Home Church & Religion GOA Seminar Educates Greek Language Educators on Greek Customs Teaching Methods

GOA Seminar Educates Greek Language Educators on Greek Customs Teaching Methods

Photos by Catherine Tsounis

NEW YORK, NY – by Catherine Tsounis

 “The Office of Greek Education is organizing the second seminar in a series of eight educational events. This seminar, which is the second in the series, will explore innovative teaching methods and different ways of teaching, with a focus on religion, customs, and the traditions of the Holy Twelve Days (Christmas – New Year – Lights)” said Dr. Anastasios Koularmanis, Director of Greek Education of the Greek Orthodox Archdiocese of America. An interactive Zoom seminar that was broadcasted across America, featured Dr. Angeliki Mastromihalaki. Her colleagues assisted in the presentation. Mrs. Athena Kromidas, President of the High Council for Greek Education in the U.S, welcomed and congratulated Dr. Angeliki Mastromihalaki and colleagues on the presentation.

A point made was the difference between St. Basil’s Day when gifts are presented to children and St. Nicholas, modern Santa Claus, at Christmas. “This is our Greek Orthodox heritage that must be remembered,” said Dr. Mastromihalaki. The Greek, affluent cites of Asia Minor (Western Anatolia) have been wiped out. They are remembered in customs such as St. Basil’s vasilopita and his bringing gifts to children.

Who was St. Basil? He was not a politician as our American leaders. He gave away his wealth to help his community. He was made Bishop of Cappadocia in Caesarea and was the first to establish orphanages, hospitals, and age-care homes. St. Basil did not get any write offs on income tax or was glorified by public relations companies. He was a kind person who used his influence and wealth to help all, without any strings attached. This all began in the Byzantine Empire that lasted over one thousand years.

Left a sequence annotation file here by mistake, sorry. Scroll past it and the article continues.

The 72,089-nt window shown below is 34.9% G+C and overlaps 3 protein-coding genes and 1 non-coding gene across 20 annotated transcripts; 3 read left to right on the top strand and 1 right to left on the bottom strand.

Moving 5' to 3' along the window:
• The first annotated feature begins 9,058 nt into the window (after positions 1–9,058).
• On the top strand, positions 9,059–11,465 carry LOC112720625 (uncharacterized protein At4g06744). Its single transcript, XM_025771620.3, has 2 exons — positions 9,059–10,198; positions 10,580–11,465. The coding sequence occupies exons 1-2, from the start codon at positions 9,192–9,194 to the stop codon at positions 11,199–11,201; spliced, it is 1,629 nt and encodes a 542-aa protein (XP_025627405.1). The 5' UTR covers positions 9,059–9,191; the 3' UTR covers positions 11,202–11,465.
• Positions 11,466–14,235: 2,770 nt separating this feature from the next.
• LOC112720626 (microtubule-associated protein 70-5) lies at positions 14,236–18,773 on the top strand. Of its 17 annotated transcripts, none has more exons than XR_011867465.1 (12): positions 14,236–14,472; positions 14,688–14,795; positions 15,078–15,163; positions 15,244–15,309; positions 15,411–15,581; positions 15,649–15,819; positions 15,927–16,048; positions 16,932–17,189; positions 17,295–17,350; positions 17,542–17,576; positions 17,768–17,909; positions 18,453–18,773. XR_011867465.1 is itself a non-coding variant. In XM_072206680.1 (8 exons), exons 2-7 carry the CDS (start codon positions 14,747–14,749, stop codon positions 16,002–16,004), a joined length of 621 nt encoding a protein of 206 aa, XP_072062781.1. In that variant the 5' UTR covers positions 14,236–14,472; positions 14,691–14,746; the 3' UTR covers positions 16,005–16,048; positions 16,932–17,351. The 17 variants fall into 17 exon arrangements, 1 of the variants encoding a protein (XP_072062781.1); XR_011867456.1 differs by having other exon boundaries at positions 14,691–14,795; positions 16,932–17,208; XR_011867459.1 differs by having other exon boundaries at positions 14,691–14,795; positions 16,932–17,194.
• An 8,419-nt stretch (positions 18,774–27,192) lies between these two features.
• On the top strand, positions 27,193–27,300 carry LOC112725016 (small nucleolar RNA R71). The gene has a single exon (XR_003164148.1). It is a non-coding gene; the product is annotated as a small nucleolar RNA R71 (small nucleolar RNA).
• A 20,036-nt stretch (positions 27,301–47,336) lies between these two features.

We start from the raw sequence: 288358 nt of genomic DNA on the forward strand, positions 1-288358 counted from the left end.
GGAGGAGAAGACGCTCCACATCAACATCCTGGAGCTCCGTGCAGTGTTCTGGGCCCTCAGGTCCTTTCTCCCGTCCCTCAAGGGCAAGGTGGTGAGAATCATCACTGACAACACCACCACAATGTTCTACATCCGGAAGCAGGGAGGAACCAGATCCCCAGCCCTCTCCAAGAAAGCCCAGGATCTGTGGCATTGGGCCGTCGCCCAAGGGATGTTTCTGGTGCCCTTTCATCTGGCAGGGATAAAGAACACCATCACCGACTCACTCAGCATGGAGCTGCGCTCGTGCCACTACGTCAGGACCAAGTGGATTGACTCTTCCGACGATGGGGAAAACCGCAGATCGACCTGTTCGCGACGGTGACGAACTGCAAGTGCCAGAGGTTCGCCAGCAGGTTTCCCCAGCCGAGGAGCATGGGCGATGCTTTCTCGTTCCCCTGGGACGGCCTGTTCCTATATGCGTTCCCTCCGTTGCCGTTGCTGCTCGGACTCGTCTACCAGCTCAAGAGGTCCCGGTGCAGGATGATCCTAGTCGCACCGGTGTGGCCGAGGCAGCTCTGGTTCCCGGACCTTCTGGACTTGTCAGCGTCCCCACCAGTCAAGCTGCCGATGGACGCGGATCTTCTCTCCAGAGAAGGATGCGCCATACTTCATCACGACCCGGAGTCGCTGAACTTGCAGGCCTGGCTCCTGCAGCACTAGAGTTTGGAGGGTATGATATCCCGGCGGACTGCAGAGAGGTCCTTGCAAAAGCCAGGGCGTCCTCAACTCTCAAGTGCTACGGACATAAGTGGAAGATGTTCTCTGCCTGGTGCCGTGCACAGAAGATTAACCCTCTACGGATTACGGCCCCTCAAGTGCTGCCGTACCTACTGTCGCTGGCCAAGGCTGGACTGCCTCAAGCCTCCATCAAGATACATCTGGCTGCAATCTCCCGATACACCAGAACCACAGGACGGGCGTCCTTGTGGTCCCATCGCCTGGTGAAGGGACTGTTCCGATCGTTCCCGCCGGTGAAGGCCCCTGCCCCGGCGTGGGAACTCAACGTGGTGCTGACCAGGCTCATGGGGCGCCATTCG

During a catastrophic depression, the emperor put an excessive tax on the people of Caesarea. To avoid prison, the people had to hand over whatever they had: coins and jewelry. St Basil, on learning of this injustice, came to his people’s defense. The emperor repented of his deed and instructed the tax collectors to hand over all the wealth to St Basil. 

Faced with the dilemma of not knowing who contributed what, St Basil returned each person their valuables by having them baked into a huge ‘pita.’ After the Divine Liturgy, he blessed the pita, and each person’s slice miraculously contained the money or jewels they had contributed. In remembrance of this miracle, Orthodox Christians bake the Vasilopita on St Basil’s feast day, January 1st, the date on which he reposed.

Teaching methodology, theater, Music, creative projects were explained by Dr. Mastromihalaki in the instruction of Greek Orthodox 12 Days of Christmas curriculum.

For more information, contact Director Dr. Anastasios Koularmanis at [email protected]